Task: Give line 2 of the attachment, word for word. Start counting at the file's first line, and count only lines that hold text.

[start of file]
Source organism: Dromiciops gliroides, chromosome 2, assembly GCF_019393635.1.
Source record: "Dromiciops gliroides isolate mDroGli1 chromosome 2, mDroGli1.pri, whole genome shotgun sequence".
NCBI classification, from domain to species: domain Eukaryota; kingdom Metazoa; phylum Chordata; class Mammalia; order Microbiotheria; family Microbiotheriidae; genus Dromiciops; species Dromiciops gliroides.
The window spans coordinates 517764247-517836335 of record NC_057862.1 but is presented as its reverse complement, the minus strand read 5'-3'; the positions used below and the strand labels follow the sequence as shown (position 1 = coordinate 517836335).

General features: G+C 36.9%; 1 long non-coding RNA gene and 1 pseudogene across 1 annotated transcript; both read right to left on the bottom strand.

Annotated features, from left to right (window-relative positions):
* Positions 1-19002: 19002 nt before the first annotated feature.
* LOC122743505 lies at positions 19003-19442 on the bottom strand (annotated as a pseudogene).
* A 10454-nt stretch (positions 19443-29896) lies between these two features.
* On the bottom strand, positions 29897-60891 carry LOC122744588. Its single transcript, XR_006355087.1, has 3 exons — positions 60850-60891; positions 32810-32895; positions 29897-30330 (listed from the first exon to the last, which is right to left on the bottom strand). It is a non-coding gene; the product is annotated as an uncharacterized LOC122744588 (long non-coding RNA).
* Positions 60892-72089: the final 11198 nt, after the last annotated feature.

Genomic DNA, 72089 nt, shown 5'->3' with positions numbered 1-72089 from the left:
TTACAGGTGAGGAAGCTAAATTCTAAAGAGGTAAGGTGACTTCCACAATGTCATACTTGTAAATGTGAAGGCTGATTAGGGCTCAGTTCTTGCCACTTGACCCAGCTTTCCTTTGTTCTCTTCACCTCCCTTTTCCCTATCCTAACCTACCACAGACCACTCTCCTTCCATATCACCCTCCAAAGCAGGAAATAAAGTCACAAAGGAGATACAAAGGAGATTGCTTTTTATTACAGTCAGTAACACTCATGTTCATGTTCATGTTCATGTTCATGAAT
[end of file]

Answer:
Source record: "Dromiciops gliroides isolate mDroGli1 chromosome 2, mDroGli1.pri, whole genome shotgun sequence".